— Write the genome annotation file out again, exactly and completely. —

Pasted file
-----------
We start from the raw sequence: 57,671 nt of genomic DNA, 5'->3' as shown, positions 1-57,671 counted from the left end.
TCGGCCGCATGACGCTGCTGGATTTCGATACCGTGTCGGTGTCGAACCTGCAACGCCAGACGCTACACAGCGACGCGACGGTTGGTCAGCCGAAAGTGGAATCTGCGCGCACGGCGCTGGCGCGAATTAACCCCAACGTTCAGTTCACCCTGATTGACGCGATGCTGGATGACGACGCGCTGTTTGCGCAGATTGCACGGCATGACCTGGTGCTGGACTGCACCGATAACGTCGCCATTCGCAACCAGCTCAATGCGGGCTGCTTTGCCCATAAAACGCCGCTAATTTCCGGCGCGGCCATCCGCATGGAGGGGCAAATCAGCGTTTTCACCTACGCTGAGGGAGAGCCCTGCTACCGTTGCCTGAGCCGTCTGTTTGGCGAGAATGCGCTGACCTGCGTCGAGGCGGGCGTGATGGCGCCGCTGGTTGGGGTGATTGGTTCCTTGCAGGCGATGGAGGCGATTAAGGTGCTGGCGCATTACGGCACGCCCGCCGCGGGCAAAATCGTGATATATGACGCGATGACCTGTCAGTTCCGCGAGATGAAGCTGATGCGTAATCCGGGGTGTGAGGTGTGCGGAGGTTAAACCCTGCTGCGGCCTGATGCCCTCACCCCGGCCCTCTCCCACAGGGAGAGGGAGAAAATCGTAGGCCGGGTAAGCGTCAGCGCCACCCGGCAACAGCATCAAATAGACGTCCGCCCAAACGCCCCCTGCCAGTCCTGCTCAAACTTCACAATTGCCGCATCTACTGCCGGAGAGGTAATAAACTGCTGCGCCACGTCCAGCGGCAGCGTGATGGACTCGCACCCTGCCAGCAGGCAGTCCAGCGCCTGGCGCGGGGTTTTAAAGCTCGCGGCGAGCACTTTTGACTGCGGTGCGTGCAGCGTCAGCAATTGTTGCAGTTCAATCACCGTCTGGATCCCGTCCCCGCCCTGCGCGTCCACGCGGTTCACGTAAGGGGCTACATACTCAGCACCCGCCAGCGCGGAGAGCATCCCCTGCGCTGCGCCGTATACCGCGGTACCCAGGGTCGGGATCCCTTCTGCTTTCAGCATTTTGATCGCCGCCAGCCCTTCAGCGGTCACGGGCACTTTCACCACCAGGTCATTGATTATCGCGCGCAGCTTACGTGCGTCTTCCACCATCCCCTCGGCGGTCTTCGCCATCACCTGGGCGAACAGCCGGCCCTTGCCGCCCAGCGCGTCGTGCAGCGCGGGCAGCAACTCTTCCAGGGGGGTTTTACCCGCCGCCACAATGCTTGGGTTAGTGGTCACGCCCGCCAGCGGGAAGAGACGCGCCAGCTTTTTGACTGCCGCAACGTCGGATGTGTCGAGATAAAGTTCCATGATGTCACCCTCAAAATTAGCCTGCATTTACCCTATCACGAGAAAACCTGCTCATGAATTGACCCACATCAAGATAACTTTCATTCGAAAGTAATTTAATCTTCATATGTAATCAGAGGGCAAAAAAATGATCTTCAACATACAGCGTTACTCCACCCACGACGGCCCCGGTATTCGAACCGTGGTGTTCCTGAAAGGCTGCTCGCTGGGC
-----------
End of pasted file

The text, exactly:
We start from the raw sequence: 57,671 nt of genomic DNA, 5'->3' as shown, positions 1-57,671 counted from the left end.
TCGGCCGCATGACGCTGCTGGATTTCGATACCGTGTCGGTGTCGAACCTGCAACGCCAGACGCTACACAGCGACGCGACGGTTGGTCAGCCGAAAGTGGAATCTGCGCGCACGGCGCTGGCGCGAATTAACCCCAACGTTCAGTTCACCCTGATTGACGCGATGCTGGATGACGACGCGCTGTTTGCGCAGATTGCACGGCATGACCTGGTGCTGGACTGCACCGATAACGTCGCCATTCGCAACCAGCTCAATGCGGGCTGCTTTGCCCATAAAACGCCGCTAATTTCCGGCGCGGCCATCCGCATGGAGGGGCAAATCAGCGTTTTCACCTACGCTGAGGGAGAGCCCTGCTACCGTTGCCTGAGCCGTCTGTTTGGCGAGAATGCGCTGACCTGCGTCGAGGCGGGCGTGATGGCGCCGCTGGTTGGGGTGATTGGTTCCTTGCAGGCGATGGAGGCGATTAAGGTGCTGGCGCATTACGGCACGCCCGCCGCGGGCAAAATCGTGATATATGACGCGATGACCTGTCAGTTCCGCGAGATGAAGCTGATGCGTAATCCGGGGTGTGAGGTGTGCGGAGGTTAAACCCTGCTGCGGCCTGATGCCCTCACCCCGGCCCTCTCCCACAGGGAGAGGGAGAAAATCGTAGGCCGGGTAAGCGTCAGCGCCACCCGGCAACAGCATCAAATAGACGTCCGCCCAAACGCCCCCTGCCAGTCCTGCTCAAACTTCACAATTGCCGCATCTACTGCCGGAGAGGTAATAAACTGCTGCGCCACGTCCAGCGGCAGCGTGATGGACTCGCACCCTGCCAGCAGGCAGTCCAGCGCCTGGCGCGGGGTTTTAAAGCTCGCGGCGAGCACTTTTGACTGCGGTGCGTGCAGCGTCAGCAATTGTTGCAGTTCAATCACCGTCTGGATCCCGTCCCCGCCCTGCGCGTCCACGCGGTTCACGTAAGGGGCTACATACTCAGCACCCGCCAGCGCGGAGAGCATCCCCTGCGCTGCGCCGTATACCGCGGTACCCAGGGTCGGGATCCCTTCTGCTTTCAGCATTTTGATCGCCGCCAGCCCTTCAGCGGTCACGGGCACTTTCACCACCAGGTCATTGATTATCGCGCGCAGCTTACGTGCGTCTTCCACCATCCCCTCGGCGGTCTTCGCCATCACCTGGGCGAACAGCCGGCCCTTGCCGCCCAGCGCGTCGTGCAGCGCGGGCAGCAACTCTTCCAGGGGGGTTTTACCCGCCGCCACAATGCTTGGGTTAGTGGTCACGCCCGCCAGCGGGAAGAGACGCGCCAGCTTTTTGACTGCCGCAACGTCGGATGTGTCGAGATAAAGTTCCATGATGTCACCCTCAAAATTAGCCTGCATTTACCCTATCACGAGAAAACCTGCTCATGAATTGACCCACATCAAGATAACTTTCATTCGAAAGTAATTTAATCTTCATATGTAATCAGAGGGCAAAAAAATGATCTTCAACATACAGCGTTACTCCACCCACGACGGCCCCGGTATTCGAACCGTGGTGTTCCTGAAAGGCTGCTCGCTGGGC